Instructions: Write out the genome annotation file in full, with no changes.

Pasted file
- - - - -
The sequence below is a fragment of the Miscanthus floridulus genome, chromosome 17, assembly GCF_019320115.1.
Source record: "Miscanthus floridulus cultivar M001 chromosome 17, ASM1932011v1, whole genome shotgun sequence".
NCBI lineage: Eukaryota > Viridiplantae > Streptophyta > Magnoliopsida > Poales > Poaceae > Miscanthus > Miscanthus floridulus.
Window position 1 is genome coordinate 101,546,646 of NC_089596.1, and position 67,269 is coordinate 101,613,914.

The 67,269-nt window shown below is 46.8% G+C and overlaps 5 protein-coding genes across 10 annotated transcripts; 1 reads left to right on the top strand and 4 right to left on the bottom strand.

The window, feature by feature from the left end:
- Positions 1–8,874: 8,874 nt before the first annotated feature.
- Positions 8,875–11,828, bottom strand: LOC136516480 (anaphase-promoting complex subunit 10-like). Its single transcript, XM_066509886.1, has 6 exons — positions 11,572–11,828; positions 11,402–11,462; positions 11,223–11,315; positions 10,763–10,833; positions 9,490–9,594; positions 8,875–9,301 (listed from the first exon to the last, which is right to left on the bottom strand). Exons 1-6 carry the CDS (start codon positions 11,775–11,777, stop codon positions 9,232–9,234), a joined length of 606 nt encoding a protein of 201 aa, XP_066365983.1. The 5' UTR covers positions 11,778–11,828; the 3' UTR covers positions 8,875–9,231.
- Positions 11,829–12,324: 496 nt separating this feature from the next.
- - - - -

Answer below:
The sequence below is a fragment of the Miscanthus floridulus genome, chromosome 17, assembly GCF_019320115.1.
Source record: "Miscanthus floridulus cultivar M001 chromosome 17, ASM1932011v1, whole genome shotgun sequence".
NCBI lineage: Eukaryota > Viridiplantae > Streptophyta > Magnoliopsida > Poales > Poaceae > Miscanthus > Miscanthus floridulus.
Window position 1 is genome coordinate 101,546,646 of NC_089596.1, and position 67,269 is coordinate 101,613,914.

The 67,269-nt window shown below is 46.8% G+C and overlaps 5 protein-coding genes across 10 annotated transcripts; 1 reads left to right on the top strand and 4 right to left on the bottom strand.

The window, feature by feature from the left end:
- Positions 1–8,874: 8,874 nt before the first annotated feature.
- Positions 8,875–11,828, bottom strand: LOC136516480 (anaphase-promoting complex subunit 10-like). Its single transcript, XM_066509886.1, has 6 exons — positions 11,572–11,828; positions 11,402–11,462; positions 11,223–11,315; positions 10,763–10,833; positions 9,490–9,594; positions 8,875–9,301 (listed from the first exon to the last, which is right to left on the bottom strand). Exons 1-6 carry the CDS (start codon positions 11,775–11,777, stop codon positions 9,232–9,234), a joined length of 606 nt encoding a protein of 201 aa, XP_066365983.1. The 5' UTR covers positions 11,778–11,828; the 3' UTR covers positions 8,875–9,231.
- Positions 11,829–12,324: 496 nt separating this feature from the next.